The digital-first era brings with it a lot of uncertainty. Human behavior is hard to predict. Fifteen years ago we couldn’t predict the share economy with companies like Uber and Airbnb being industry leaders. While we can guess at some of the digital products coming our way — VR and AI being two big ones — there is so much we can’t predict.
With traditional methods of working, this uncertainty often leads to big projects being scrapped and rebuilt. The market changes quickly, and with it factors like supply, demand, costs, and pricing. If you can’t be flexible and adapt, then you’re looking at a lot of wasted work. Withagile workflows and software, and the right extensible tech, you can quickly pivot and iterate. This will help you deliver real value to customers.
Your competition is probably using agile methods
If there’s one thing to take away from the digital-first era, it’s that it is highly competitive. With so much competition, you need to meet customer needs faster, and with relevant, timely content – before a competitor beats you to it. Agile can be a massive boost to the things that matter: time to market, exceptional digital experiences, customer satisfaction, and organizational health.
Contentful’s extensible and flexible content platform is the perfect tool for agile development. For starters, we have the app marketplace which allows you to add your favorite tools, integrations, and services to the platform. It’s also perfect for agile teams. Developers and content creators can work simultaneously on the same product at the same time.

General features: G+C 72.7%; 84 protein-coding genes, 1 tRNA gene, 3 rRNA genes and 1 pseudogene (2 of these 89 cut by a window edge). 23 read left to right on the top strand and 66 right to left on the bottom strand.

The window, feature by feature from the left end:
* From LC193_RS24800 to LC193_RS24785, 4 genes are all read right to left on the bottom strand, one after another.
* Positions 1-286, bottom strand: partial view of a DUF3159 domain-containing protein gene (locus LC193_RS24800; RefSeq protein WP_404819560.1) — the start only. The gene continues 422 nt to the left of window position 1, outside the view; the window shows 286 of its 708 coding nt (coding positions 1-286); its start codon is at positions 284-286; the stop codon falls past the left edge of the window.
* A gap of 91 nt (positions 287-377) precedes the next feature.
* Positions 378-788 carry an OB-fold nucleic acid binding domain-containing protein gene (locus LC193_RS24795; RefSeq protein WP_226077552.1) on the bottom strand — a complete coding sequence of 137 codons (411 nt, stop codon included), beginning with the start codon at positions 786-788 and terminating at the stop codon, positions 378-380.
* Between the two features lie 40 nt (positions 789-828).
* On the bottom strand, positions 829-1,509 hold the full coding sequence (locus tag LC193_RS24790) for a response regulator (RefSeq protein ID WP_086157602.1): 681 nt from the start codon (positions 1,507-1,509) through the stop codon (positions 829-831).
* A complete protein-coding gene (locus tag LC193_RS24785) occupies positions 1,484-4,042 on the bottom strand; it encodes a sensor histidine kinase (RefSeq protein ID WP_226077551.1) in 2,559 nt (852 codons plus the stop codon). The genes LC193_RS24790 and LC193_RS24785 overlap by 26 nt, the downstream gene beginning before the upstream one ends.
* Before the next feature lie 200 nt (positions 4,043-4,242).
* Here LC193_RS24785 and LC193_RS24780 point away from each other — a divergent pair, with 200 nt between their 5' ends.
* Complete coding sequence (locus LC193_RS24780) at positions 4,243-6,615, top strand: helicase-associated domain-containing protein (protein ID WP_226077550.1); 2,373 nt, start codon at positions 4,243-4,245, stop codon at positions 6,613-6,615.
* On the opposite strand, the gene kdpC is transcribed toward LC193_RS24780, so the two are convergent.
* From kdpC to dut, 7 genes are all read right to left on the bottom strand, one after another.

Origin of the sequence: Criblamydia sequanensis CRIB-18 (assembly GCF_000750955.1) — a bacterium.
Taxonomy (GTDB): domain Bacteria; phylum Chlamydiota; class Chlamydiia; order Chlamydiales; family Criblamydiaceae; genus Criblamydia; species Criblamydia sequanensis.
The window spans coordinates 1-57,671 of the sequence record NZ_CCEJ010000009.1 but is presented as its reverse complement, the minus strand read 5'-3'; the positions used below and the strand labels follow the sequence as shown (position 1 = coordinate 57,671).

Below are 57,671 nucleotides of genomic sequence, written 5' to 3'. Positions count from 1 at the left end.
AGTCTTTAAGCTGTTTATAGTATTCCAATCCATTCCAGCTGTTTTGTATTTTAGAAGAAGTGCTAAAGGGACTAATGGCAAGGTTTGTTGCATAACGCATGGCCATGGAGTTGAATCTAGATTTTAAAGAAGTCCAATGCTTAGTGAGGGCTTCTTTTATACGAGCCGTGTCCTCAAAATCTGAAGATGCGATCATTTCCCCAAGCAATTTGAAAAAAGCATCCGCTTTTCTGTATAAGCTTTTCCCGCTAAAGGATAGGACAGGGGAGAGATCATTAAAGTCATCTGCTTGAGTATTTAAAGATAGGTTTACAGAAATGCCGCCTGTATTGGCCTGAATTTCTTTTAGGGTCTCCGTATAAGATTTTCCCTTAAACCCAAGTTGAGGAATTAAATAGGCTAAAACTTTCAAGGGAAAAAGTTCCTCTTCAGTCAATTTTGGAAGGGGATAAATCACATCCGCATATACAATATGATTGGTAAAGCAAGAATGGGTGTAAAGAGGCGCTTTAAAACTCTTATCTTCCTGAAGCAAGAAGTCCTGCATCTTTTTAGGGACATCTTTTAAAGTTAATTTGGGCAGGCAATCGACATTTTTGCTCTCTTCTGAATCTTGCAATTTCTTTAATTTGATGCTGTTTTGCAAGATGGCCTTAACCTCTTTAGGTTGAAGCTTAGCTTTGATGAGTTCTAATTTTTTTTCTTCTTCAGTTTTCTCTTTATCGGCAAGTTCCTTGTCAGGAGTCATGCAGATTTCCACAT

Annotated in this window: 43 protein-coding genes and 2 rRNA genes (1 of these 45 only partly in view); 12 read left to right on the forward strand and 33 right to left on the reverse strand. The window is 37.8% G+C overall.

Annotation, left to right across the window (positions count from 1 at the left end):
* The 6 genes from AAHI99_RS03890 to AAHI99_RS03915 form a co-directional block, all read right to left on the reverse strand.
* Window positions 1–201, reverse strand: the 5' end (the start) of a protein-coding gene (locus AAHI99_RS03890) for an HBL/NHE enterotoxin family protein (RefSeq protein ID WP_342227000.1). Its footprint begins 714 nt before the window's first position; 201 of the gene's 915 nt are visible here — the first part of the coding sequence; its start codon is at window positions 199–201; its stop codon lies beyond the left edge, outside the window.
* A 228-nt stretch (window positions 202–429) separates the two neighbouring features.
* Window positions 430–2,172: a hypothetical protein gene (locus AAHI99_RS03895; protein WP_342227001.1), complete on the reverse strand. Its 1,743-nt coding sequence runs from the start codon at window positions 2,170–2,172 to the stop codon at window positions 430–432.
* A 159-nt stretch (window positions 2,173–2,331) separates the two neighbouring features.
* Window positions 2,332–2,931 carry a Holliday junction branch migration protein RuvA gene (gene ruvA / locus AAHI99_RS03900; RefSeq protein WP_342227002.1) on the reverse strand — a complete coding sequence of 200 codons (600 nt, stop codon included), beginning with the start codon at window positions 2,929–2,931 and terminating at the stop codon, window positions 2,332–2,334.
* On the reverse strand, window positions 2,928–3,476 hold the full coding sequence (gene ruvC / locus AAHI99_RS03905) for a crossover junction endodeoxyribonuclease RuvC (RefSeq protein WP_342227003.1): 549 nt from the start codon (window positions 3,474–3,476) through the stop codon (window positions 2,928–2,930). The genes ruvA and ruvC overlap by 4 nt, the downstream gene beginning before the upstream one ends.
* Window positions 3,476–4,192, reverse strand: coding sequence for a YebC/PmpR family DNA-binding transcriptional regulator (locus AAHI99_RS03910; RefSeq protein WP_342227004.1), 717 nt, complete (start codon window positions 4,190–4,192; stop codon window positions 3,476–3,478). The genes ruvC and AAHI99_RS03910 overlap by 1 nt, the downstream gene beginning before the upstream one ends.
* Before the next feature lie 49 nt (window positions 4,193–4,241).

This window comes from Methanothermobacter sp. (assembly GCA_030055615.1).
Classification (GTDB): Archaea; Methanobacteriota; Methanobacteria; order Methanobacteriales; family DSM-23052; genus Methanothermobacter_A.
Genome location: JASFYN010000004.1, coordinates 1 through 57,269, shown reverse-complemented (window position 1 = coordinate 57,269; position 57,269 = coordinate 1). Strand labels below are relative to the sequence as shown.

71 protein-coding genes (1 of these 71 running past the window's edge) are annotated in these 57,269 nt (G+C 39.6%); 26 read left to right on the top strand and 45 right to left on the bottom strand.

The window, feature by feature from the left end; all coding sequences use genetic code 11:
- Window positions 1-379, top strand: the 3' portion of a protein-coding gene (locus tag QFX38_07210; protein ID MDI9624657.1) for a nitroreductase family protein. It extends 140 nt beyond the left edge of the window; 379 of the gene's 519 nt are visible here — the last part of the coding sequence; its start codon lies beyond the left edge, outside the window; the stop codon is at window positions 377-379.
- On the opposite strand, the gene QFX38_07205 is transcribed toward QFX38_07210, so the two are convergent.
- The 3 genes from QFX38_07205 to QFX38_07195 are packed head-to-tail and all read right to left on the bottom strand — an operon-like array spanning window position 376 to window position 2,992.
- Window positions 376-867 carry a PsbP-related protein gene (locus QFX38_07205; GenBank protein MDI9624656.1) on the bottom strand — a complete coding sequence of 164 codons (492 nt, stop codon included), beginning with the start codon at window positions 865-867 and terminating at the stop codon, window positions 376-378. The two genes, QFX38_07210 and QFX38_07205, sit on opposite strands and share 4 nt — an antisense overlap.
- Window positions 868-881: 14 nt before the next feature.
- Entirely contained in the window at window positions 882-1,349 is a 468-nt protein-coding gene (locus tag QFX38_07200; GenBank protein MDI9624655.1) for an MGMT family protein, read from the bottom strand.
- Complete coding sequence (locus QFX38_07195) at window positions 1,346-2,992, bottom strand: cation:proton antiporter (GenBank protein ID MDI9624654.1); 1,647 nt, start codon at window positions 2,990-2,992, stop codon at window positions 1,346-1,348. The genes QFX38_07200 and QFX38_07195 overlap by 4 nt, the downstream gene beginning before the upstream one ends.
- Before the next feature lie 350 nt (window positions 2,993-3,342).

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Frequently asked questions (FAQs)
Do you want to learn more about agile methodology? Here are some helpful answers to start you on the right track.
What are the types of agile workflows?
There are many types of agile frameworks, but some of the most common are Kanban, Scrum, lean software development, and test-driven development (TDD).
Are scrum and agile the same thing?
Scrum is a type of agile workflow. Agile is an overarching term that describes a set of principles and values for software development.
What are the stages of an agile workflow?
The stages of an agile workflow are typically ideation, inception, iteration, release, production, and retirement.